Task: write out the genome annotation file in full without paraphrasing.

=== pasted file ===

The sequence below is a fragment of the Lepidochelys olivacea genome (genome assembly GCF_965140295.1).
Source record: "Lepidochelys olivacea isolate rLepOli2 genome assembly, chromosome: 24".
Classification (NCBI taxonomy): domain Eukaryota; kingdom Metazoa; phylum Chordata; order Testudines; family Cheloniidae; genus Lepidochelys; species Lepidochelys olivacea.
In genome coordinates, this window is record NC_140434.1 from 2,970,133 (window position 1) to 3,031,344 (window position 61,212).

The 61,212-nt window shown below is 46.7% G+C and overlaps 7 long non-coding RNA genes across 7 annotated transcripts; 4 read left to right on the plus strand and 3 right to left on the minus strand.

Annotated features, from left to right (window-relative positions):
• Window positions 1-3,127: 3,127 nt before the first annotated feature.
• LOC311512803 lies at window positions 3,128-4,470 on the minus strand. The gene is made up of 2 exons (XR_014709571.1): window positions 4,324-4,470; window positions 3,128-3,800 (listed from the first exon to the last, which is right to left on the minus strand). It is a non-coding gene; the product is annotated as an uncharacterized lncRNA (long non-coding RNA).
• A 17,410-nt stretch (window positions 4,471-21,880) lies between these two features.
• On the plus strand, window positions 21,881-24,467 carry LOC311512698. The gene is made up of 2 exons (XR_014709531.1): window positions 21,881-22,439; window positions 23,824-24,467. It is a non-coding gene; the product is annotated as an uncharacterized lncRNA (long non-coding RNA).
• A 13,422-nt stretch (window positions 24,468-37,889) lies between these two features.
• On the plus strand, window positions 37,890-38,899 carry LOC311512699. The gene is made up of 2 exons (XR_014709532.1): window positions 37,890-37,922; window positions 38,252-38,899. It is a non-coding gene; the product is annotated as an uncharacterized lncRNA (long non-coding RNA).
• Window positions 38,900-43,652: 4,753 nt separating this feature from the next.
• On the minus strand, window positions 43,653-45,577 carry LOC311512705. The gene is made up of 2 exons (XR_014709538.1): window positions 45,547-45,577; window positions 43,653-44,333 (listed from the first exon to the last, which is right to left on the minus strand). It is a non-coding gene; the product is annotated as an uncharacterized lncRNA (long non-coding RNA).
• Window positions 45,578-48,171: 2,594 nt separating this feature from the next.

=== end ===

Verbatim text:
The sequence below is a fragment of the Lepidochelys olivacea genome (genome assembly GCF_965140295.1).
Source record: "Lepidochelys olivacea isolate rLepOli2 genome assembly, chromosome: 24".
Classification (NCBI taxonomy): domain Eukaryota; kingdom Metazoa; phylum Chordata; order Testudines; family Cheloniidae; genus Lepidochelys; species Lepidochelys olivacea.
In genome coordinates, this window is record NC_140434.1 from 2,970,133 (window position 1) to 3,031,344 (window position 61,212).

The 61,212-nt window shown below is 46.7% G+C and overlaps 7 long non-coding RNA genes across 7 annotated transcripts; 4 read left to right on the plus strand and 3 right to left on the minus strand.

Annotated features, from left to right (window-relative positions):
• Window positions 1-3,127: 3,127 nt before the first annotated feature.
• LOC311512803 lies at window positions 3,128-4,470 on the minus strand. The gene is made up of 2 exons (XR_014709571.1): window positions 4,324-4,470; window positions 3,128-3,800 (listed from the first exon to the last, which is right to left on the minus strand). It is a non-coding gene; the product is annotated as an uncharacterized lncRNA (long non-coding RNA).
• A 17,410-nt stretch (window positions 4,471-21,880) lies between these two features.
• On the plus strand, window positions 21,881-24,467 carry LOC311512698. The gene is made up of 2 exons (XR_014709531.1): window positions 21,881-22,439; window positions 23,824-24,467. It is a non-coding gene; the product is annotated as an uncharacterized lncRNA (long non-coding RNA).
• A 13,422-nt stretch (window positions 24,468-37,889) lies between these two features.
• On the plus strand, window positions 37,890-38,899 carry LOC311512699. The gene is made up of 2 exons (XR_014709532.1): window positions 37,890-37,922; window positions 38,252-38,899. It is a non-coding gene; the product is annotated as an uncharacterized lncRNA (long non-coding RNA).
• Window positions 38,900-43,652: 4,753 nt separating this feature from the next.
• On the minus strand, window positions 43,653-45,577 carry LOC311512705. The gene is made up of 2 exons (XR_014709538.1): window positions 45,547-45,577; window positions 43,653-44,333 (listed from the first exon to the last, which is right to left on the minus strand). It is a non-coding gene; the product is annotated as an uncharacterized lncRNA (long non-coding RNA).
• Window positions 45,578-48,171: 2,594 nt separating this feature from the next.